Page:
UK Inflation Falls Again But Still Higher Than Expected

Published / Last Updated on 17/04/2024

The Office for National Statistics (ONS) has this morning released inflation figures for the UK for March 2024.

Consumer Prices Index (CPI) inflation fell in March from 3.4% pa to 3.2% pa.  This is not as low as many commentators were expecting although we thought inflation may even not move given increased housing and fuel costs both in the UK and the USA.  Perhaps, the impact of increased tensions across the Middle East will have some impact but it looks like oil prices are falling despite the Israel/Iran risk of conflict.

In the USA last week, the Labor Department confirmed that US inflation had actually climbed in March from 3.2% pa in February to 3.5% pa in March dampening hopes of an early interest rate cut.  This also may force the Federal Reserve to increase interest rates and even try and put the US economy into recession.

The UK picture is a little bleaker.  Our economy is still not in full recovery after Brexit and the pandemic when compared to the US.  Earlier this week, the number of people not working increased meaning less money being spent in the economy.  UK Unemployment increased to its highest level in 6 months at 4.2% between December and February and the number of economically inactive people (those choosing not work and retire early) also increased.  This suggests that the UK economy is slowing down and possibly does keep the UK on track to cut interest rates (we suggest the Autumn at the earliest).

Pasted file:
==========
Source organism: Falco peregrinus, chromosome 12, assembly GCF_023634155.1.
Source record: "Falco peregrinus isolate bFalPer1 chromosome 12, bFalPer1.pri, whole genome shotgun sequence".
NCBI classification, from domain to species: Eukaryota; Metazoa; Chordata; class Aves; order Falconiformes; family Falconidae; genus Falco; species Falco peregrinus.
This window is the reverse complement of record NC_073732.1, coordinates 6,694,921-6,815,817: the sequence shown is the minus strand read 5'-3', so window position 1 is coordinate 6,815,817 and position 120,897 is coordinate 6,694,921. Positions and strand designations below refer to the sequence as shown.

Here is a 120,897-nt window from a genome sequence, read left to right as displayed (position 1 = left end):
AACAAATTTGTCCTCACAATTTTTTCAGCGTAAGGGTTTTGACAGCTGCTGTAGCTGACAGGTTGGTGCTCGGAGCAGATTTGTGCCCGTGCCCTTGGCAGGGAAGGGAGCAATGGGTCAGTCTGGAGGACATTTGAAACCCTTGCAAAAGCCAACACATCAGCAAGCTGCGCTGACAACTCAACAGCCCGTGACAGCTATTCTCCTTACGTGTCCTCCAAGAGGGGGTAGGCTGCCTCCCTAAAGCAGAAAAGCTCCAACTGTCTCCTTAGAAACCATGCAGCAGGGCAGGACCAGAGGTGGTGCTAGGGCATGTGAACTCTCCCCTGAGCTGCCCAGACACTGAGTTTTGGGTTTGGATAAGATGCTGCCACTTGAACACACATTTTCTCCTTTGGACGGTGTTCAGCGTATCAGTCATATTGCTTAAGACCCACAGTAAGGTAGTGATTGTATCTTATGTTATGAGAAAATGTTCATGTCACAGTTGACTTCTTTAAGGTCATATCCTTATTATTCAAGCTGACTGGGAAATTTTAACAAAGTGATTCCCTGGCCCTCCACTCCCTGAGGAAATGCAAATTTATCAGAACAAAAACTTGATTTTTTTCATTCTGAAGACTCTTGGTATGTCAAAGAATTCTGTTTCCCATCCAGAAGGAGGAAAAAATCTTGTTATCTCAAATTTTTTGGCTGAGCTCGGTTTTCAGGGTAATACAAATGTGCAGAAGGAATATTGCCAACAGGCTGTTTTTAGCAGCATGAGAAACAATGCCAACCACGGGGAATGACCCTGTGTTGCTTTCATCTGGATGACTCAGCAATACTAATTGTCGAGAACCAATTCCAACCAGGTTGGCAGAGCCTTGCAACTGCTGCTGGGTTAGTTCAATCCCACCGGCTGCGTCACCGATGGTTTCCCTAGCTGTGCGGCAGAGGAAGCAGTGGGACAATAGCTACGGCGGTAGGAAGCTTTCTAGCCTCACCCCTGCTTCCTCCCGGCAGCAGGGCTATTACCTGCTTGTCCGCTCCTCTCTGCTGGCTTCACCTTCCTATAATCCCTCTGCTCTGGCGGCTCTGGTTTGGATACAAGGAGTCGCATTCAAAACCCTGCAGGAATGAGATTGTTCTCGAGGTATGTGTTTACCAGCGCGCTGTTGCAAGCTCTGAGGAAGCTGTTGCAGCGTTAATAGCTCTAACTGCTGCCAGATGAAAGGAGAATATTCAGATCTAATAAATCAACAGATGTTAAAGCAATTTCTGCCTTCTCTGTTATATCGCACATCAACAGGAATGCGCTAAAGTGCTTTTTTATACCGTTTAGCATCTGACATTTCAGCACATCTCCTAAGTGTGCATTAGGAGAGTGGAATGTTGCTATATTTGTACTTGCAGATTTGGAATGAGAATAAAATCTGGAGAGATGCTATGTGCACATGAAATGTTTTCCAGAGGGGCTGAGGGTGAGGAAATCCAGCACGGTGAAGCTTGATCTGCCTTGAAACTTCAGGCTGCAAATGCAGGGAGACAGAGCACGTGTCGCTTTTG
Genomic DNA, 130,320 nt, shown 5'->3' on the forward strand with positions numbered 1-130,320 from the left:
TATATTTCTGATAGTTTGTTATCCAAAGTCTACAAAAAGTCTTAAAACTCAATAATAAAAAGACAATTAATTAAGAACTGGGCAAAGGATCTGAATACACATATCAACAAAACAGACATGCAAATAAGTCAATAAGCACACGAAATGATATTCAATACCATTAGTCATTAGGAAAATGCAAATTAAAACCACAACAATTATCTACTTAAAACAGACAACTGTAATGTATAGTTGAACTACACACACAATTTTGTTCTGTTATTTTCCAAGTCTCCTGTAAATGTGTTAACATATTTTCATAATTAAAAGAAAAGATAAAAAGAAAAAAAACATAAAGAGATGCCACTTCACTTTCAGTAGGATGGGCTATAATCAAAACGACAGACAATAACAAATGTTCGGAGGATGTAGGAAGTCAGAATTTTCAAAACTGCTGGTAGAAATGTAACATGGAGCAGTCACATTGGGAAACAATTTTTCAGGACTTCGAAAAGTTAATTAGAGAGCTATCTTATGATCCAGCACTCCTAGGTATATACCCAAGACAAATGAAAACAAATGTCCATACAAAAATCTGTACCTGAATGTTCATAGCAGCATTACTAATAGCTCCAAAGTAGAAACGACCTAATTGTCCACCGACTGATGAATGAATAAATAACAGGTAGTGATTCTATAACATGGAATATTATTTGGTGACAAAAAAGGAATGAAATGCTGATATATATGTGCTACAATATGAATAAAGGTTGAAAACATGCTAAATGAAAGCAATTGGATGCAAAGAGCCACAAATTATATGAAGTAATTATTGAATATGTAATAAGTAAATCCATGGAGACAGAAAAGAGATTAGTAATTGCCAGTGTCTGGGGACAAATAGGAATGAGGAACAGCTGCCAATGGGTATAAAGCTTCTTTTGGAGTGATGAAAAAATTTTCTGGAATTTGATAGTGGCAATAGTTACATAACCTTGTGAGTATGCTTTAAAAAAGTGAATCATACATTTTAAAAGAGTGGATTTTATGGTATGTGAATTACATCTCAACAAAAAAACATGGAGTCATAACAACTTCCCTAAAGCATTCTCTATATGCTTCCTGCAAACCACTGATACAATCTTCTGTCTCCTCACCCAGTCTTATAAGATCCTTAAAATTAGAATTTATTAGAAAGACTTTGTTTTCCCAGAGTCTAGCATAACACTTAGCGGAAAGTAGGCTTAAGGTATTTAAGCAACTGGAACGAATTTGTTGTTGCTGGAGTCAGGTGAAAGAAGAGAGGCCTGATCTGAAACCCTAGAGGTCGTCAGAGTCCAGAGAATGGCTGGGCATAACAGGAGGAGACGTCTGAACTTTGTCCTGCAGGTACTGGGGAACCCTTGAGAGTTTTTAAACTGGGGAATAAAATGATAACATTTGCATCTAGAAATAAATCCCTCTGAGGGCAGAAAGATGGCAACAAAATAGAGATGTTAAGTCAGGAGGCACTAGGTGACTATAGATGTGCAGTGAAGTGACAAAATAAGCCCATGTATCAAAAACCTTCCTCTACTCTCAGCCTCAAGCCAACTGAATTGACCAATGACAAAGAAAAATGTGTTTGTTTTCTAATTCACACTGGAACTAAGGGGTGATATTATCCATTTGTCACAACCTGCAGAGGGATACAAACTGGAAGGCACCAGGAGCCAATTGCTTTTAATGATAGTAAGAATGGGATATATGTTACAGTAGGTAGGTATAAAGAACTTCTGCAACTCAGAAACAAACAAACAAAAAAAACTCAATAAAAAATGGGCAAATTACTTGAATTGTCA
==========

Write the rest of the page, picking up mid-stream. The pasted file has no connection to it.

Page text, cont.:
With UK CPI at 3.2%, down from 3.4% pa (February), 4.0% pa (January) and more than 50% lower than September 2023 (6.7% pa), suggests that higher interest rates are doing their job.  Never forget thought that falling inflation does not mean falling prices and an ease on the cost of living, it simply means that prices are increasing still but at a lower rate.

The ONS reports that the largest downward contributors to the CPI rate came from food, and restaurants and cafes that had increased in February whilst the largest upward contributions came from housing and household services, health, communications, and motor fuels.

RPI Falls Again But Only Just

The old measure of inflation RPI, an arithmetical mean of the average prices of a basket of household spending (rather than the geometric mean for CPI) and still our preferred measure of real inflation, fell again from 4.5% pa to 4.2% pa.  RPI has fallen consistently over the last few months and is now also more than 50% lower than it was in September 2023.


No doubt stock markets in the UK will react kindly to lower inflation today as it may allow the Bank of England to cut interest rates sooner rather than later, but we suspect inflation may hold or tick back up for April when the impact of National Living and National Minimum Wage increases hitting employers that then filters through to increased costs passed onto consumers as well as April inflationary increases to our bills mobile telephone, subscription-based TV and streaming services.

We said last month, and we repeat for this month, we are now in an unusual position that you can earn over 5% pa on cash deposit savings, but inflation is lower.  This is a prime opportunity to lock into fixed rate deposit accounts as the £ in your pocket is worth more than it was.

The next Bank of England announcement on UK interest rates is due in 3 weeks on 9th May and this should make interesting reading.

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